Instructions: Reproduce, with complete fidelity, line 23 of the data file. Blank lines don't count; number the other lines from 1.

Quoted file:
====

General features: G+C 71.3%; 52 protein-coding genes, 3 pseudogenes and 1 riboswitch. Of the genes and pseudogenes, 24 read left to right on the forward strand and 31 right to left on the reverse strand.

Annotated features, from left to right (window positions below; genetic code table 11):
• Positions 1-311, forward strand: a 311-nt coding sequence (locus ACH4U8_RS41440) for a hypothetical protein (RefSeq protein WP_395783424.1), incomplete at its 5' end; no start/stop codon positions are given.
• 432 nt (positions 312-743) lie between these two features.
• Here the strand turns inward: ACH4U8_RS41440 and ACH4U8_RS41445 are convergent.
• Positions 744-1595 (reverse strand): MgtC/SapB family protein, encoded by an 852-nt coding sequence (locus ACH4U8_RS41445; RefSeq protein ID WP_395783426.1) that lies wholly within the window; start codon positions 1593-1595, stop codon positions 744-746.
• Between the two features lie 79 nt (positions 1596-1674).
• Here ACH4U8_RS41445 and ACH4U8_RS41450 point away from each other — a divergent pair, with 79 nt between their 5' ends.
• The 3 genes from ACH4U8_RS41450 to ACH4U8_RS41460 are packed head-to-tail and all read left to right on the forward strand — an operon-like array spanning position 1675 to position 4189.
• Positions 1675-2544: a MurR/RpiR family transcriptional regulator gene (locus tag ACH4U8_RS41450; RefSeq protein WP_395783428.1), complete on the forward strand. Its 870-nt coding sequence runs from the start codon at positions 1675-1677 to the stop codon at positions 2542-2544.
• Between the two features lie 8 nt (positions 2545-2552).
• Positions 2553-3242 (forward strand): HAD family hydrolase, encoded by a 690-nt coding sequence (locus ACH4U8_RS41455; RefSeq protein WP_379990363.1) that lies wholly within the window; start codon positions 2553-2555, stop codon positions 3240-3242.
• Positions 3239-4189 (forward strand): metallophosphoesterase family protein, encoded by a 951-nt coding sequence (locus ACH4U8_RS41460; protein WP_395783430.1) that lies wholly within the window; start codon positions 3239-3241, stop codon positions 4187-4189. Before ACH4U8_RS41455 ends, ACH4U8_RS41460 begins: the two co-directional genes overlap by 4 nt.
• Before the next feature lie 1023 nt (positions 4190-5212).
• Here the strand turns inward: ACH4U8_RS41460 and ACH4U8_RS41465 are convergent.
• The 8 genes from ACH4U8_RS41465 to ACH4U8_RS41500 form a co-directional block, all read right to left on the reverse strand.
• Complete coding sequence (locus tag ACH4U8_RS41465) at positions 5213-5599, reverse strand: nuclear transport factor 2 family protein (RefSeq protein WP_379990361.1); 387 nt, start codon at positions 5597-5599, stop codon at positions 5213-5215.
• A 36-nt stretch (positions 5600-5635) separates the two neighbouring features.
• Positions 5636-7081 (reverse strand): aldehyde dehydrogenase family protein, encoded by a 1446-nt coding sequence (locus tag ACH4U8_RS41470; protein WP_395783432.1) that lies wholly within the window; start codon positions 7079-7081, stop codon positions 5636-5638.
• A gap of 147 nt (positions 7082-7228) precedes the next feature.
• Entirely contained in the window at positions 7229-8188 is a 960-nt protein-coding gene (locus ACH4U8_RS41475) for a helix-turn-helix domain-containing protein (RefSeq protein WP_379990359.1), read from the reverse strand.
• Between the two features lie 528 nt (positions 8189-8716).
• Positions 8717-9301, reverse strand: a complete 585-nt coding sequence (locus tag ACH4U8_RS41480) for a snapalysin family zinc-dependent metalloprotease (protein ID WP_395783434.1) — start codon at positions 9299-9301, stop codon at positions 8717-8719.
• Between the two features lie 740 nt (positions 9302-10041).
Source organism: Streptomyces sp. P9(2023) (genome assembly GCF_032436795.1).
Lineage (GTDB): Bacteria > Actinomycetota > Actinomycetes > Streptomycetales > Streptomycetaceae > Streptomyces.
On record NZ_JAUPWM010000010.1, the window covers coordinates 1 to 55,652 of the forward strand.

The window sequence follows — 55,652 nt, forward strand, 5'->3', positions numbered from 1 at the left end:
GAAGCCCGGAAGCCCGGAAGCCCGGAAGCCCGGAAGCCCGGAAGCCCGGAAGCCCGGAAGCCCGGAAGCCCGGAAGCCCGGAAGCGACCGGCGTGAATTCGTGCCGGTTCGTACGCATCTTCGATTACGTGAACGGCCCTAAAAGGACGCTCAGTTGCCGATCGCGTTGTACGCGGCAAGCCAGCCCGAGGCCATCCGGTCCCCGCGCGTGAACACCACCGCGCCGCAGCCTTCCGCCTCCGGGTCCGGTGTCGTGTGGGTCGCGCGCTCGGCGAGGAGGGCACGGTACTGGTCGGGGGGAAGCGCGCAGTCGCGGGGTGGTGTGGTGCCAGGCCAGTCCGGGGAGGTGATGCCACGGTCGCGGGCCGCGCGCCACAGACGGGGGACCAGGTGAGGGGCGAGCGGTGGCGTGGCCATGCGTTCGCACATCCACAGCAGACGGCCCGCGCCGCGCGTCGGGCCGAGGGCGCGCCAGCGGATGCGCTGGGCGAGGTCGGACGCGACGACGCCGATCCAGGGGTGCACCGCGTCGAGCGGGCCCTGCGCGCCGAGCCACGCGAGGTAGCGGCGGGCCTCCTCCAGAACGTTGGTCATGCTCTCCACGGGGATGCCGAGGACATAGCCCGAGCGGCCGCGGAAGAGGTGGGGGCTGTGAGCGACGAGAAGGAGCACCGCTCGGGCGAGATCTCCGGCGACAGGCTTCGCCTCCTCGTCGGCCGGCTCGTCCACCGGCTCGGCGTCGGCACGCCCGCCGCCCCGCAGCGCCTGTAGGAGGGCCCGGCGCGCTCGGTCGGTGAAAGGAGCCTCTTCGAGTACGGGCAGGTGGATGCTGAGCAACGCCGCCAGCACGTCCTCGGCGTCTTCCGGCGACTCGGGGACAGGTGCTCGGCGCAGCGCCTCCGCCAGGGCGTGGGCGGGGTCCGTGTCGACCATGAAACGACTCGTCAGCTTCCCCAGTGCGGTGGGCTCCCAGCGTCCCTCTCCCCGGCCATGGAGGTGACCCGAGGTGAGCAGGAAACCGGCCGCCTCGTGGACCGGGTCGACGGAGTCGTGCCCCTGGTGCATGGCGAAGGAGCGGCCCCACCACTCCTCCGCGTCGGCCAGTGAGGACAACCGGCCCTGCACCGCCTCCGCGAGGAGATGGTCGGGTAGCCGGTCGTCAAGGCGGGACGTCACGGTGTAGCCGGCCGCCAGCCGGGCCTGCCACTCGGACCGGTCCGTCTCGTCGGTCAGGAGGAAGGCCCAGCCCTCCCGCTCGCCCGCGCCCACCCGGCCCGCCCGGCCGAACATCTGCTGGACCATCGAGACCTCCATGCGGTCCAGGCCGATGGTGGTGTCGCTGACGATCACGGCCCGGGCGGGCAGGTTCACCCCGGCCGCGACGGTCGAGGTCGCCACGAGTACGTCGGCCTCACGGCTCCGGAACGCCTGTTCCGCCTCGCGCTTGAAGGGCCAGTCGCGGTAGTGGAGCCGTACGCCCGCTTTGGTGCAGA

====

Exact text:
• Positions 8717-9301, reverse strand: a complete 585-nt coding sequence (locus tag ACH4U8_RS41480) for a snapalysin family zinc-dependent metalloprotease (protein ID WP_395783434.1) — start codon at positions 9299-9301, stop codon at positions 8717-8719.